There was one problem for Uhelski: Miami already had a starting goalie in Ryan Larkin.

“I’ve been through a lot in my college experience, and I know that it’s just as important to be someone the team needs when you’re in the lineup as when you’re not in the lineup,” Uhelski said. “That was really my expectation: Just to come in and be a great team guy and try to leave a positive mark on the program.”

Uhelski didn’t have to wait long. Blasi tapped him to start the first game of the season.

The opponent? Alabama-Huntsville.

Ryan Larkin (31) and Uhelski talk during a break (photo by Cathy Lachmann/BoB).

“When Coach (Blasi) said, yeah, you’re going the first game, I was so excited,” Uhelski said. “To be able to go against some of the old boys that I’d played with, it was awesome.”

The first shot he faced in his RedHawks career was an innocuous wrister from the blue line.

Somehow it snuck through and found the net.

“I was wondering what Coach Blasi was thinking, like who is this kid that I just picked up?” Uhelski said.

Uhelski had already had a cryptic conversation about the very subject prior to the game.

“One of my old roommates from Huntsville was texting me, he was like, if you let a shot in, I’m going to make fun of you the rest of your life,” Uhelski said. “(UAH) scored the first goal, and I was like, oh man. There’s no way that that just happened.”

But Uhelski settled down and stopped the next 18 shots he faced in a 5-1 win.

In his first 10 games his save percentage was .918. That has slipped to .902 after a pair of off-nights, but thanks to Uhelski’s pushing, Larkin is at .916 after posting an .886 save percentage last season.

“His personality and his character helps Ryan in terms of, he’s much more outgoing and very vocal,” Blasi said.

Uhelski braces for a shot vs. St. Cloud State (photo by Cathy Lachmann/BoB).

One of Uhelski’s season highlights was the St. Cloud series in Oxford. Larkin was banged up in the series opener, and Uhelski stopped 59 of 63 shots on the weekend to earn a pair of ties.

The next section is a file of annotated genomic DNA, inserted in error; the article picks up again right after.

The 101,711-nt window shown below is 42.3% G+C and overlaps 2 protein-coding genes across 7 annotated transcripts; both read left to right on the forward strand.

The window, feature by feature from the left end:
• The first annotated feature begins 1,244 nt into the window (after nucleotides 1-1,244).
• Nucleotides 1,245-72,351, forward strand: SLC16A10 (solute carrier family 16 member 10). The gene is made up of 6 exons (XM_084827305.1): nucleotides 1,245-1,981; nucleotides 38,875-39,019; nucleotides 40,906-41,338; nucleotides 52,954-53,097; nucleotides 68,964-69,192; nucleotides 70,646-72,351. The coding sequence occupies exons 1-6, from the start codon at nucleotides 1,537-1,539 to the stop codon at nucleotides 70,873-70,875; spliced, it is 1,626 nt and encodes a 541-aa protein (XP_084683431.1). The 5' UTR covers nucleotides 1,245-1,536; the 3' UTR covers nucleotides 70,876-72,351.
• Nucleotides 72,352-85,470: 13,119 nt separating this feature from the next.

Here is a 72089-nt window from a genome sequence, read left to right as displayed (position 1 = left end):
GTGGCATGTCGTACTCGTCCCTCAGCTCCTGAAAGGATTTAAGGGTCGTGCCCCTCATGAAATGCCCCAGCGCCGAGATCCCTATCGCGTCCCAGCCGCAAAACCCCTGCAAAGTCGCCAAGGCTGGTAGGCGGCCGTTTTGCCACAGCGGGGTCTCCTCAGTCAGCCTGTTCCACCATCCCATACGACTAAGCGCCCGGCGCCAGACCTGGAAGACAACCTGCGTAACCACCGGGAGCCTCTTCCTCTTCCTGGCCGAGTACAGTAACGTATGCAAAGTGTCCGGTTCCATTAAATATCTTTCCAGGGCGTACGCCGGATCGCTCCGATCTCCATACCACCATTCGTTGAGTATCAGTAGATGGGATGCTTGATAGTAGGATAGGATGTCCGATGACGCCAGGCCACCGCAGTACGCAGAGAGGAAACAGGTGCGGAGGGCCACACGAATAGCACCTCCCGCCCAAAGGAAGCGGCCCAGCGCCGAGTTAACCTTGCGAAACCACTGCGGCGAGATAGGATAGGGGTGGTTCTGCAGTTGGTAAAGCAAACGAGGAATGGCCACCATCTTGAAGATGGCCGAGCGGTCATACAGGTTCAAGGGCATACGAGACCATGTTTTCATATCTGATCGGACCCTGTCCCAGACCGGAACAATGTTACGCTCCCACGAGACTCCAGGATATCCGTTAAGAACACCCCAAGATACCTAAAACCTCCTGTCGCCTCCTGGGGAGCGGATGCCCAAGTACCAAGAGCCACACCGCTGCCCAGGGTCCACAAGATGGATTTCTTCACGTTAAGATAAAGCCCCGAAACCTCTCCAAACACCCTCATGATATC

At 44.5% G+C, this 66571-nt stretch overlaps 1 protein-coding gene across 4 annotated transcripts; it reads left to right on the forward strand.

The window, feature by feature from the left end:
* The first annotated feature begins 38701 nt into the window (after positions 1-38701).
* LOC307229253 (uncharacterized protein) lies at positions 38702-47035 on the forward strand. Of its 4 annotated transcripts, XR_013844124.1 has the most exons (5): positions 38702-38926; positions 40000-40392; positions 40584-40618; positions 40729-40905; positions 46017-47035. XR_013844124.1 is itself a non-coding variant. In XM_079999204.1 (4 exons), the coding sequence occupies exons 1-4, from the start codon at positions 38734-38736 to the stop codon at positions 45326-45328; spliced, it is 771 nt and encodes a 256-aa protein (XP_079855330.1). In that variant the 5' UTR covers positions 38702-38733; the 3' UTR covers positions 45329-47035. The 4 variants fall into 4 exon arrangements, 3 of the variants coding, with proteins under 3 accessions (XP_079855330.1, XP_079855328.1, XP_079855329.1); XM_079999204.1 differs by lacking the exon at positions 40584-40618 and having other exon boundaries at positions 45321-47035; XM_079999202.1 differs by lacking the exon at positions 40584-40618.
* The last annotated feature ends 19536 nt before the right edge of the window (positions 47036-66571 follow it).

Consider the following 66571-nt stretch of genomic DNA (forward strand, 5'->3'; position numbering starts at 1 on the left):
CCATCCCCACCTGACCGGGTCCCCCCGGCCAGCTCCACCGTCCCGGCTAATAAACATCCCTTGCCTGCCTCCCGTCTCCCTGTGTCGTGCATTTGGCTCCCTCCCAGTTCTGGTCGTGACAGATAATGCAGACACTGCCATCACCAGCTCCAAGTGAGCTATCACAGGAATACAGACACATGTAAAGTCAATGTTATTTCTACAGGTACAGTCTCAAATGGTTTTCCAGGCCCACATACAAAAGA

The Huskies were ranked No. 1 in the NCAA at the time.

“Jordan’s a great player,” Rymsha said. “Coming from Huntsville, he probably didn’t have a lot of help and if you look at his numbers, he’s put up some good numbers and that’s translated here. The work ethic, the energy that he brings to the rink, day in and day out, on and off the ice, it’s made a big impact on the team, and it’s made a big impact on me.”

Although both Rymsha and Uhelski have only spent one season here, they have loved every minute of the little time they’ve had in Oxford.

“It’s exceeded my expectations – it’s a great program,” Rymsha said. “Not to take anything away from the ECAC – it’s obviously a great conference – but the league that we play in is on another level. The coaching staff can tell you every day how hard it’s going to be every day, but not until you get into the thick of it can you really see how hard it actually is.”

Said Uhelski: “I wish I had four more. The year hasn’t gone how you write it up, but every storybook ending has a little adversity. My experience has been so amazing. I love every guy that’s on our team, and it’s been an honor to get to play for a program that has so much history and such support from the community and the fans. When you’re a little kid and you’re thinking about playing college hockey, this is what you dream about. I really wish I had four more years here because every person that I’ve met at Miami has been so loving and so real and amazing and heartfelt to me. I cannot say enough about my time here at Miami. I have people back home joke with me that every time I go out I’ve got something Miami on, it’s just because every day I get up to go the rink I’m so proud to wear that ‘M’ and be a part of something like this program and this school. It’s been truly amazing.”

About rednblackhawks

I've been writing about hockey since the late 1990s. First it was the Cincinnati Mighty Ducks and the Cincinnati Cyclones for the Cincinnati Post, and most recently with WCPO and the Blog of Brotherhood online.

Posted on March 3, 2019, in Uncategorized and tagged , , , , , , . Bookmark the permalink. Leave a comment.